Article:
China's real estate market, which plummeted along with property markets worldwide, has since recovered, much faster than almost anywhere else. "The rate of recovery has been a big surprise," noted Chen. "The speed of the real estate [rebound] has been incredible." In fact, property prices have begun surging in major Chinese cities, leading many economists to worry about a new, uniquely Chinese market bubble.
Meanwhile, retail sales soared over 15 percent in the third quarter of 2009 in China, nearing totals of 9 trillion Yuan (US$1.31 trillion) according to the October 2009 report from the official National Bureau of Statistics.
Luxury sales have also been robust in China, even as they taper off or plunge around the globe. Chinese cities like Beijing have become the top sales points for brands like Rolls Royce and Bentley (edging more developed, wealthier enclaves like Hong Kong), and China currently accounts for an estimated 12 percent of all luxury spending. But the number of people able to afford such items could quadruple in just two years, to 160 million people, according to an October 2009 report in The Economist.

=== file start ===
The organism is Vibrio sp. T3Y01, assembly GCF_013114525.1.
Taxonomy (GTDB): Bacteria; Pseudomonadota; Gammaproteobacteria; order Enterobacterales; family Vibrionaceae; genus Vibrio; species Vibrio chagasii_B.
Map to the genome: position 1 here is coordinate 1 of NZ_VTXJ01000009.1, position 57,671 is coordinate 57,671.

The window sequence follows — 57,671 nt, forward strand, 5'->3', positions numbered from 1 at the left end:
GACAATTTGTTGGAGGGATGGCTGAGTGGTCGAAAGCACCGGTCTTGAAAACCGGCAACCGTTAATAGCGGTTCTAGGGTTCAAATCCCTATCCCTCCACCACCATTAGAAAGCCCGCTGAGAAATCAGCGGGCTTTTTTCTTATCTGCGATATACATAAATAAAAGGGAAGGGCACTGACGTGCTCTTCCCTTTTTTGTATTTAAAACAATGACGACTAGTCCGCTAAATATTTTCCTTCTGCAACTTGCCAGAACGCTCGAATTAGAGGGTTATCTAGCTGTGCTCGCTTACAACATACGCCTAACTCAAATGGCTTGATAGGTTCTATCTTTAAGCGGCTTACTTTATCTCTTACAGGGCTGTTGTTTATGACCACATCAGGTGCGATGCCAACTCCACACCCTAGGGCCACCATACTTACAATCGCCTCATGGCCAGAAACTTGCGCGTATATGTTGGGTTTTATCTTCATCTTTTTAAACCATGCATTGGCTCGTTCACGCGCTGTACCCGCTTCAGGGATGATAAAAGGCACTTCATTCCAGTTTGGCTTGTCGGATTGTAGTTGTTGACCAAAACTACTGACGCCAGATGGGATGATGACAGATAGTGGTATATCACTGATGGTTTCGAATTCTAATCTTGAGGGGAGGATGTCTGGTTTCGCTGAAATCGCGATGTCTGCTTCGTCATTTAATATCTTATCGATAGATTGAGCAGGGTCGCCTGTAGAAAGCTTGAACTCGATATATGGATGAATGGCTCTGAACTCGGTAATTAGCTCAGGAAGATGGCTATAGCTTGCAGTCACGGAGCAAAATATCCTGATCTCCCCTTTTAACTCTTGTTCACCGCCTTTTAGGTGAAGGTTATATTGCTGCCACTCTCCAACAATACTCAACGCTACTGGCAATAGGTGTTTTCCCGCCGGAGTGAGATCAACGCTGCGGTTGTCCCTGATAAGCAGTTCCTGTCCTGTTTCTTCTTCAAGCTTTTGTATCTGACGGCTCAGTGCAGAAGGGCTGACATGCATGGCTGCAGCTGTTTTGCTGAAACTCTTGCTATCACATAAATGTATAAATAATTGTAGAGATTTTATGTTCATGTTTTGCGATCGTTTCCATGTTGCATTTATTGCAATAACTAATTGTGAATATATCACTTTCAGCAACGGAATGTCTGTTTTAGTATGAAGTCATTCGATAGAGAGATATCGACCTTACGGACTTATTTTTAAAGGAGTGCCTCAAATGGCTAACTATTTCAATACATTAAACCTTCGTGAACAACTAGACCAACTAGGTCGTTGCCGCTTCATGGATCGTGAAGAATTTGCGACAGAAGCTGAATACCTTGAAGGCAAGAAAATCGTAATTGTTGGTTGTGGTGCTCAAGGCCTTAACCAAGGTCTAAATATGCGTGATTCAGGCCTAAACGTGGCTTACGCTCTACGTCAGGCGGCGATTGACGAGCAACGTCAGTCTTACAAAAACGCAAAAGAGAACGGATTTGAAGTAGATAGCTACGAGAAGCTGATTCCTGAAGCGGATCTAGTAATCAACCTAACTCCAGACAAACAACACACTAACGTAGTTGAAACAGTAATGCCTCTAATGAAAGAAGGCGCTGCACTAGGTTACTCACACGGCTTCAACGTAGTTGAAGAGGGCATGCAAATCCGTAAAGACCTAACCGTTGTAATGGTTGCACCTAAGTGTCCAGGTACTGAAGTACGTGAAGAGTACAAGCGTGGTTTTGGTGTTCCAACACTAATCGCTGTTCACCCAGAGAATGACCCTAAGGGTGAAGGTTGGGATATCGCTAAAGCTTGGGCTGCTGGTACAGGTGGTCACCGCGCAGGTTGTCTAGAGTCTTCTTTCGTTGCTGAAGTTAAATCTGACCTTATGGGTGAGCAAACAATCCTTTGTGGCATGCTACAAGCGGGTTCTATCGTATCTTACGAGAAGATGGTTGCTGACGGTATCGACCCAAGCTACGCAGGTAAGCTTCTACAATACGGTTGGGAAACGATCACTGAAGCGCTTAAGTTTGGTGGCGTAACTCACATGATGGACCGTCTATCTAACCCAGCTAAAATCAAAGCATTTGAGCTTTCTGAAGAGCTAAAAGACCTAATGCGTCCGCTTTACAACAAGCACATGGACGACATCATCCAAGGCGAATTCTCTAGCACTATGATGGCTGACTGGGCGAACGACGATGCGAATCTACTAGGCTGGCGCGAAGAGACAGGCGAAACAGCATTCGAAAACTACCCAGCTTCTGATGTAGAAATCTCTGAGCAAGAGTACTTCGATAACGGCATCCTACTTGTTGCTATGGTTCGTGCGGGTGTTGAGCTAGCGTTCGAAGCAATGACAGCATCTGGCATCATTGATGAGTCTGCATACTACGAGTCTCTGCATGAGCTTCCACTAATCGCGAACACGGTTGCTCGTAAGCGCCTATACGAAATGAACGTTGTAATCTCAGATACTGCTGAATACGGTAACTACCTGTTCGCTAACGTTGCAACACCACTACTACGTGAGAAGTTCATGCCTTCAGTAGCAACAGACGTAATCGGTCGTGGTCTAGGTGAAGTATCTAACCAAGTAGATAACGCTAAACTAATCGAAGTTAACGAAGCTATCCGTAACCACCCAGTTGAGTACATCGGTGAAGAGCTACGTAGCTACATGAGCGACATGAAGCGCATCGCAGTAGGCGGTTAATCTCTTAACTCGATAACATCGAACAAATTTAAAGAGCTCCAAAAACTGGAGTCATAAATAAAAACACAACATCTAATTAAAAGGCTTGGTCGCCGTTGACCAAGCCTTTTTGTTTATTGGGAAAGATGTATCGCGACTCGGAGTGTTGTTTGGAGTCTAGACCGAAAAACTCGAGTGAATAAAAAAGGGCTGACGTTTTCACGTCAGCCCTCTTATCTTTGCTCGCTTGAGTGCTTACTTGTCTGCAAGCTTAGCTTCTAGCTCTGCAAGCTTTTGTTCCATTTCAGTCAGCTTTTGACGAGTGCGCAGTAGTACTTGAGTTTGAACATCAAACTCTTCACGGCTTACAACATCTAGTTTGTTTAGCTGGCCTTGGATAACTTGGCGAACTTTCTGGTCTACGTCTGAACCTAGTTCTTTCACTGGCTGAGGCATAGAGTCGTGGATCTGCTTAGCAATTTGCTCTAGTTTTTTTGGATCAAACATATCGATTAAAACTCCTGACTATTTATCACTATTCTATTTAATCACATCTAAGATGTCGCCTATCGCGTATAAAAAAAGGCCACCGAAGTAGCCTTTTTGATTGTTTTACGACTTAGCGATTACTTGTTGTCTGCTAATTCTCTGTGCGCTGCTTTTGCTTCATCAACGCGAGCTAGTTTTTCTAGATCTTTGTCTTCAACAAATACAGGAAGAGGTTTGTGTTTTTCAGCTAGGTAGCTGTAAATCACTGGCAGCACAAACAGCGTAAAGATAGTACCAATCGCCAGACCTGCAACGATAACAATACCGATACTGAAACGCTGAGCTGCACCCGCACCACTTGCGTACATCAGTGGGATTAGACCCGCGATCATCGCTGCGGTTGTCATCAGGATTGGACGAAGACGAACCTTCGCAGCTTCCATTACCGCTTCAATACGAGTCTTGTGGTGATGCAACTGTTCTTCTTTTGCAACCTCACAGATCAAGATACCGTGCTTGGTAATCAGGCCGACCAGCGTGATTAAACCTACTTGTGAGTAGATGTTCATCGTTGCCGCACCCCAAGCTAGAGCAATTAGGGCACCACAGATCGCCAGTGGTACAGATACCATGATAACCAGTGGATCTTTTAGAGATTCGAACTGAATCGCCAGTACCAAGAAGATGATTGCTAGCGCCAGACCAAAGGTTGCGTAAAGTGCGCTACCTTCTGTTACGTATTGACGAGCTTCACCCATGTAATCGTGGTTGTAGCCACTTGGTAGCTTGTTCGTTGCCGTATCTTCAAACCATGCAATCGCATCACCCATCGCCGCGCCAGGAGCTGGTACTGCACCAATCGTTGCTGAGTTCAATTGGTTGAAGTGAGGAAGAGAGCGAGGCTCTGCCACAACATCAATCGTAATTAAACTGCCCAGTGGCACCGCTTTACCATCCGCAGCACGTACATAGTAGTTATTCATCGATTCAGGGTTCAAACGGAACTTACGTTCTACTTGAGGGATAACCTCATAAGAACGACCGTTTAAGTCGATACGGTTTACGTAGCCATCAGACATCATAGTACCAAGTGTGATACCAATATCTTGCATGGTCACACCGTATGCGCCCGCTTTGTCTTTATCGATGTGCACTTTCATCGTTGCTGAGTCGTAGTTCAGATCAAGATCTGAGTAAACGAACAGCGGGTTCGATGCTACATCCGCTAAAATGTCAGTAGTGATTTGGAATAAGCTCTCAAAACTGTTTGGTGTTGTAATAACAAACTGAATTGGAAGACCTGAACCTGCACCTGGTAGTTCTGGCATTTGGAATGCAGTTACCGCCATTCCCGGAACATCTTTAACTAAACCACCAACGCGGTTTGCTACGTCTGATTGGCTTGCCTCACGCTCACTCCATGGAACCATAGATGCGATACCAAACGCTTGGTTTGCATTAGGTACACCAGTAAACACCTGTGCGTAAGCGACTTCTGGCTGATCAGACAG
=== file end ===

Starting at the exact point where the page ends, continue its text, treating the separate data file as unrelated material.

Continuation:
Clearly, China offers a rare beacon of hope for economies still mired in or struggling to find footing in the economic meltdown. The IMF in late September modified its predictions upwards, projecting that China's economy would grow by 8.5 percent in 2009, and 9 percent in 2010.
China's huge economic stimulus won lavish praise in The Economist's report, which speculated that the resulting gains could spread through the region: "The policy stimulus in China could support recoveries in other parts of Asia."
Can China lead the world recovery?
So, will China be an engine of salvation for the global economy? As China grows to genuine status as a world power amidst what many call "China's Century," will Chinese consumers replace the spending-averse Americans to lead the world out of recession?